Goods 4 Girls are sending out washable, reusable pads, which (as they generally have a waterproof barrier) would allow girls to carry on attending school and doing regular activities more than with rags or newspaper, which is what many use at the moment. The aid organisations that Goods 4 Girls are involved with will ensure that the communities where pads are given out have adequate water for washing the pads.

Also, as these pads last for ages, unlike disposables, it doesn’t create ongoing dependence on companies and aid organisations to continue meeting girls’ monthly needs, and also doesn’t create a situation where the girls get accustomed to using disposables and then have to buy them once they have outgrown the school programmes. (Nestle, anyone???)

You can find out more about the project from their website, and also find out how you can help – you could give money directly if you like (through Paypal is probably easiest unless you’re in the US), but you can also buy one or more pads (many of the sellers will donate an extra one for every four or so bought to donate; also, some of them are on etsy, where you can use Paypal) or make your own and send them. (As the charity is based in America, atm they want you to send them there rather than directly to the organisations in Africa as this makes shipping, imports etc much easier.)

Crunchy Chicken, who started this whole thing off, recently wrote on her blog that demand is far outstripping supply at the moment, so if you would like to donate anything at all, I’m sure it will be much appreciated.

Oh, and don’t forget Earth Hour at 8 p.m. tonight.

March 29, 2008 at 6:12 pm Leave a comment

A little vitriol for the weekend

I knew this would happen. I knew it! I’m only on page 14, as well!

I’m sure I’ve told you countless times about the issue of the Independent I saw in a newsagent’s last year sometime. The Independent newspaper, for non-British readers, had (or maybe has, I haven’t read it in a while) a deliberate policy of being hard-hitting with the climate change news, and frequently had headlines such as, ‘We’re all dooooooomed!!’ or, ‘The polar bears are all going to die!!!’ or, ‘Our raving incompetent politicians have failed us again and the planet is going to become one big desert!!!’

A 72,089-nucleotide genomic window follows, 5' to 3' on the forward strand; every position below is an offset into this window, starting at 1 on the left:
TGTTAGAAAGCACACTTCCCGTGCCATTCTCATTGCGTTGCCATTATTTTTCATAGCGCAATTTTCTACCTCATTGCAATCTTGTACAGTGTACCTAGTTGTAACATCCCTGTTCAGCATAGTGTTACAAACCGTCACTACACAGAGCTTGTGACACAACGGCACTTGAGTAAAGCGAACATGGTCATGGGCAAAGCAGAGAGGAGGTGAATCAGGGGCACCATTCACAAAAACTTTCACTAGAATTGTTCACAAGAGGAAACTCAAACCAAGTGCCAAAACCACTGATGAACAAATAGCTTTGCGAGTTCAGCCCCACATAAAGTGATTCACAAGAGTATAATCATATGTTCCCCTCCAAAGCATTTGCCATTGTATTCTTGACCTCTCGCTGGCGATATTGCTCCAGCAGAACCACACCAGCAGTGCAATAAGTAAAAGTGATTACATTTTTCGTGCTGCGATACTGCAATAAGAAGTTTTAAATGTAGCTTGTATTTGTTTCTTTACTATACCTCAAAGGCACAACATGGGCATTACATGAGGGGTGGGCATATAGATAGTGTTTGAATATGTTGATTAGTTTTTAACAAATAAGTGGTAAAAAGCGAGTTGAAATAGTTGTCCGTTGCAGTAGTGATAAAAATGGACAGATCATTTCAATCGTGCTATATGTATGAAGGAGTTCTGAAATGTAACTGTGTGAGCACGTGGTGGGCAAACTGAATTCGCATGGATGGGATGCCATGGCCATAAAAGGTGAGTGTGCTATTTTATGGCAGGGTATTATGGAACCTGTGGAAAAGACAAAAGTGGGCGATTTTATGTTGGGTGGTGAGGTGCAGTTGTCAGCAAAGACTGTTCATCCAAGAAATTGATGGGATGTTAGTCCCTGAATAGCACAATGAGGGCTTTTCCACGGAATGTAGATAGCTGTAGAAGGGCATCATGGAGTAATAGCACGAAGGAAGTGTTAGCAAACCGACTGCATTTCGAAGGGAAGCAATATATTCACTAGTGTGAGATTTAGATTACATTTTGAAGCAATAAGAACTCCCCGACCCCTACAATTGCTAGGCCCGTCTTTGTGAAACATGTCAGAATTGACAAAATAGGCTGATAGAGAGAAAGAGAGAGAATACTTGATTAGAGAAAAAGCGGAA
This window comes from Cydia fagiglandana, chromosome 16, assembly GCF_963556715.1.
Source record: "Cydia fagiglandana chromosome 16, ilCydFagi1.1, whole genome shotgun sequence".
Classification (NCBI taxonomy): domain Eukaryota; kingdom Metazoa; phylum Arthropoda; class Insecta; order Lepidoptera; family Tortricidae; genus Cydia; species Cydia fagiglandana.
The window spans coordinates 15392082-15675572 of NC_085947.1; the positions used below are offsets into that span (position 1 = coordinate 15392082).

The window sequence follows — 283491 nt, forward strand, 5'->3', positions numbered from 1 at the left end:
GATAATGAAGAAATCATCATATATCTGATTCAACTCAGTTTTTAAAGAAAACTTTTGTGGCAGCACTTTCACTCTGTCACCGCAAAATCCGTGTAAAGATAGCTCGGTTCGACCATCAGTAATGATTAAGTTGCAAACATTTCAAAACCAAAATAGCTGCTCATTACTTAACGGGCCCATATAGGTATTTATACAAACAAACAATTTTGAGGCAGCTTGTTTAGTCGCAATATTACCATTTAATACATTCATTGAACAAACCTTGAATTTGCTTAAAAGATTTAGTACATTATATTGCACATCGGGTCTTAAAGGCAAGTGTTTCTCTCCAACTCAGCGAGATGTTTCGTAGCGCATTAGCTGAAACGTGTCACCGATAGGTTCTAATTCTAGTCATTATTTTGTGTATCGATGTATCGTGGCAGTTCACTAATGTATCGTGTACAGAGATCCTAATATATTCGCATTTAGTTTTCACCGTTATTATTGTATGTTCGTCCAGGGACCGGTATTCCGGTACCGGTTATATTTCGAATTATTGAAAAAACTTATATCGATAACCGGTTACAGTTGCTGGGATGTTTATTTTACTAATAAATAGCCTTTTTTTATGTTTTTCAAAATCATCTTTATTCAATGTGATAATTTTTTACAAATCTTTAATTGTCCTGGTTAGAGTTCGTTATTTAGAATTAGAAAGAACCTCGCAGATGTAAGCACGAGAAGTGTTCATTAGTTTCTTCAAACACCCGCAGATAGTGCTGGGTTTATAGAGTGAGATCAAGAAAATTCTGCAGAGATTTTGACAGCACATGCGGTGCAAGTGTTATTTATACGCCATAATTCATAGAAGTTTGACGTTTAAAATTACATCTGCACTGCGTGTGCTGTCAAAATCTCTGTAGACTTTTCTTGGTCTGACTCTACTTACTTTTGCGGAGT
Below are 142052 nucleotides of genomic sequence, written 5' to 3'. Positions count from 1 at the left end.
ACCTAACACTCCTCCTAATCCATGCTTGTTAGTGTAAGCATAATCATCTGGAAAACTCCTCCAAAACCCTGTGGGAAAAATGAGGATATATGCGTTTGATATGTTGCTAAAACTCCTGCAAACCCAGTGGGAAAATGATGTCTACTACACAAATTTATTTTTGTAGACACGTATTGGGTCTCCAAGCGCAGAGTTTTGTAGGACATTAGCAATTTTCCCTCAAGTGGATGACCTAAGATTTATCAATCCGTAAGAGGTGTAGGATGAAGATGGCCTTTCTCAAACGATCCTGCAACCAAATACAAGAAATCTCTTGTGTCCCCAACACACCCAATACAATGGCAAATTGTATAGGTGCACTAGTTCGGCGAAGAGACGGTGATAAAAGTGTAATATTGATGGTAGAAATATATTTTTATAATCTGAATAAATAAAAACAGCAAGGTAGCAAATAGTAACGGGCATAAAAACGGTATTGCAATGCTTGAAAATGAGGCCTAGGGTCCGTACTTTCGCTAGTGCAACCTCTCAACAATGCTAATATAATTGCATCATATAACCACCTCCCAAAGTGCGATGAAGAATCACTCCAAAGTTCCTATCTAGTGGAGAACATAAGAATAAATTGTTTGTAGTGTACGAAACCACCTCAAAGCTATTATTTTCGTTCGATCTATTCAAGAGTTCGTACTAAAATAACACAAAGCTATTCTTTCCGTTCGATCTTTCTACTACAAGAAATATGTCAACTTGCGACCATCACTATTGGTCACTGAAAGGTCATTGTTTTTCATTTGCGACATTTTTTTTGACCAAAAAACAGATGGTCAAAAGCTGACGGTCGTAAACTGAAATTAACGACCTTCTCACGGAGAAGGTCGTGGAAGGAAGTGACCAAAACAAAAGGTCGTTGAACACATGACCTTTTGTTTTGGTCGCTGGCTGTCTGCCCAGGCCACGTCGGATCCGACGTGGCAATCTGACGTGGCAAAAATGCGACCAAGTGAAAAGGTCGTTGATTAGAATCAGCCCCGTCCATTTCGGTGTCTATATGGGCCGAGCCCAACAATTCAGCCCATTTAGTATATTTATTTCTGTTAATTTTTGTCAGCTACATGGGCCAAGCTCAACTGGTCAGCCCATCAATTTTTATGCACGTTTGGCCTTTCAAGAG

Leaving aside the reasons why this approach isn’t the best one to take in any case (the Transition Towns Handbook, as quoted in a review here, sums it up rather well):

“Environmentalists have often been guilty of presenting people with a mental image of the world’s least desirable holiday destination – some seedy bed and breakfast near Torquay, with nylon sheets, cold tea and soggy toast – and expecting them to get excited about the prospect of NOT going there. The logic and the psychology are all wrong.”

I was further struck by the utter incongruity of the advert at the top of one of these copies of the Independent, which had a headline about, I think, how at the very least 80% cuts in emissions were needed:

Free inside: 16-page motoring supplement.

Huh? What? Motoring? In cars? Running on petrol? Pumping CO2 out into the atmosphere?

Yes, Mr Newspaper, man. Very consistent.